Two 2kw heaters were required to provide heating to the accommodation rooms and we set an objective of reducing this to one 1kw heater by providing better insulation and heat retention.
The refurbishment of the rooms enabled us to introduce some energy-saving changes to the accommodation rooms. As mentioned above heat retention was not a consideration when the hotel was built.
The external area to the rooms consisted of a two sash opening window opened with a standard arm catch system, a sliding wooden door with a large window and horizontally laid weatherboards.
The catches that held the window shut was old and worn allowing drafts to enter the room
The doors slid open on a top rail and were secured by a runner fixed directly into the concrete surface outside the room. Seals had compacted and in many cases had fallen off. The door rattled and very significant gusts of wind were able to enter the room. Heat loss was enormous!
The external walls below the windows had no insulation at all.
As can be seen from the above points the hotel rooms experienced major heat loss and required considerable energy to keep them to an acceptable level of comfort during the winter months.
The interior walls consisted of alternately either plasterboard over a 25mm frame or vertically arranged timber tongue and groove over a 25mm frame. The door to the corridor fitted poorly, had no seals and a 5mm gap under the bathroom door allowed warm air from the bedroom to be exhausted by the bathroom vent.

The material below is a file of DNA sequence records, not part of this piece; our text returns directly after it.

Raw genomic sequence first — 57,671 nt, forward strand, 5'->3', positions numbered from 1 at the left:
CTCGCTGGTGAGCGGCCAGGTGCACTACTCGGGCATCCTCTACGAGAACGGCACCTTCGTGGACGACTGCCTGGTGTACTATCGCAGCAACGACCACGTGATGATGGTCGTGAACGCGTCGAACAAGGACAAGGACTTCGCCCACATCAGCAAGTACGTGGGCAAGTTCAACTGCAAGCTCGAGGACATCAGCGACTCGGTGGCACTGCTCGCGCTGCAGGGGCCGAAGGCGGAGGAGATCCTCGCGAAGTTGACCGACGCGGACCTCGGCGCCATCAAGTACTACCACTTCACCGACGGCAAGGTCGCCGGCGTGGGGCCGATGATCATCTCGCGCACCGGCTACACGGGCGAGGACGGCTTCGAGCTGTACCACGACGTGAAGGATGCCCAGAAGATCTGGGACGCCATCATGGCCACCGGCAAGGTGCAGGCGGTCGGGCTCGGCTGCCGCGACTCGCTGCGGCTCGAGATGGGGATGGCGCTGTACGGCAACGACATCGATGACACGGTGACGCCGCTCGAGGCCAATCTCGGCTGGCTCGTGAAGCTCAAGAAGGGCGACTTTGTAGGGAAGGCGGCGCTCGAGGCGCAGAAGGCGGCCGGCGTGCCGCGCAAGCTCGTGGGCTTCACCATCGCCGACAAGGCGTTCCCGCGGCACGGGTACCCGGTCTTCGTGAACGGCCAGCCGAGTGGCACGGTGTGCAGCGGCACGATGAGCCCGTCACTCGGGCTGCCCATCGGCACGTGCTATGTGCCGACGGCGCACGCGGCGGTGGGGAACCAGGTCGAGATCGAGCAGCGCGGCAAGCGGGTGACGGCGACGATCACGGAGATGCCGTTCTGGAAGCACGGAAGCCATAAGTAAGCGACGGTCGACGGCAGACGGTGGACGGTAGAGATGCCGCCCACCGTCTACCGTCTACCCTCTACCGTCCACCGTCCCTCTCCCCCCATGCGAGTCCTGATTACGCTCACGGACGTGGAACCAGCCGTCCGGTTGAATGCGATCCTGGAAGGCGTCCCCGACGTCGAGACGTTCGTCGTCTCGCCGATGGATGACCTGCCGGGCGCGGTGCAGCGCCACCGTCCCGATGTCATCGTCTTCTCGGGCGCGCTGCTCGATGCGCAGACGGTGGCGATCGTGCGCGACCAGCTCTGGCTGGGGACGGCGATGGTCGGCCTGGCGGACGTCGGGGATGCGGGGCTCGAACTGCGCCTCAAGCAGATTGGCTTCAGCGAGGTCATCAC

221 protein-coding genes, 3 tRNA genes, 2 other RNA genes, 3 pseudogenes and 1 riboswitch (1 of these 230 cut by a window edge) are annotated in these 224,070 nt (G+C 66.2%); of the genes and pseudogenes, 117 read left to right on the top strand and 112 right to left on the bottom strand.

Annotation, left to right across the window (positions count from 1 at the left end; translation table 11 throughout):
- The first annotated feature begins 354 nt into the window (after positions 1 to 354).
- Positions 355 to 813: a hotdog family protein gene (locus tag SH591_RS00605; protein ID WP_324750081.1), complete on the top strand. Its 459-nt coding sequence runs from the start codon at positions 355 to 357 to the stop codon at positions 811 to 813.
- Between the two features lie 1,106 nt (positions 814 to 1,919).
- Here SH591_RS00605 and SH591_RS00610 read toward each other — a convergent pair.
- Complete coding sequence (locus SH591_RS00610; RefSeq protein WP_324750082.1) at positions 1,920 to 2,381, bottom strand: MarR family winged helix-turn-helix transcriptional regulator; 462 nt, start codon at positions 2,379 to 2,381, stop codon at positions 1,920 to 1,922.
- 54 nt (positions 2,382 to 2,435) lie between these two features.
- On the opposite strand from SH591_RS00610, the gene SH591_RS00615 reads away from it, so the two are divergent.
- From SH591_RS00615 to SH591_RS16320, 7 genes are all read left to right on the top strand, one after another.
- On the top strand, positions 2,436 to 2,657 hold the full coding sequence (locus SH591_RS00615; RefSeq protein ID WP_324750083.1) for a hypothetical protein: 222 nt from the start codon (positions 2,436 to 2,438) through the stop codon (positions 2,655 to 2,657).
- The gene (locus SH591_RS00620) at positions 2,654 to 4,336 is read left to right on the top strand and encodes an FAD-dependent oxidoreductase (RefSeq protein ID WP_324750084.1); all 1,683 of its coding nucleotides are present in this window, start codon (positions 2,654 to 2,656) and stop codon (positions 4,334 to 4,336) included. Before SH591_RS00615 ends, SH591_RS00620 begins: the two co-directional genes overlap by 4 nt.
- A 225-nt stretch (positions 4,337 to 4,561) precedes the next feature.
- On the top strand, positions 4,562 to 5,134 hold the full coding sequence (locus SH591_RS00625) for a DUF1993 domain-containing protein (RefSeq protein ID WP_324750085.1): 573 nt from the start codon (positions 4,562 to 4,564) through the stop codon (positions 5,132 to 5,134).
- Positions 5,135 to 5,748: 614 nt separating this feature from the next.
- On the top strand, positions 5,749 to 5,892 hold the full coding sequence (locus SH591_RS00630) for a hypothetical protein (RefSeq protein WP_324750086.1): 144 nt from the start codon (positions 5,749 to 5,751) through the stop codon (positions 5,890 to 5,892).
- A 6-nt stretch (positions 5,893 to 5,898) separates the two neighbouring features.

Single story rooms had some insulation fitted when built but it was of a low heat retention rating and had shifted around over the years.
The open nature of our public areas posed a major obstacle to effective heat retention. Large windows open to the pool area and the foyer, restaurant and bar area are all open plan, with no way to prevent heat transfer throughout this area.
The foyer of the hotel was completely refurbished in 2000 with major structural work undertaken. Ceiling tiles were replaced with a suspended gib ceiling that was fitted with roof bars.
A gas opens fire was installed for heating and aesthetic reasons. This fire is very efficient with most heat recycled by duct back into the foyer.
Double push doors opened directly to the outside and allowed warm air to easily escape.
The refurbishment replaced the doors with two sets of motion-activated sliding doors with an airlock between them. This allowed the first set of doors to open with the doors set to shut behind before the second set opened. This resulted in significant retention of warm air retained in the foyer.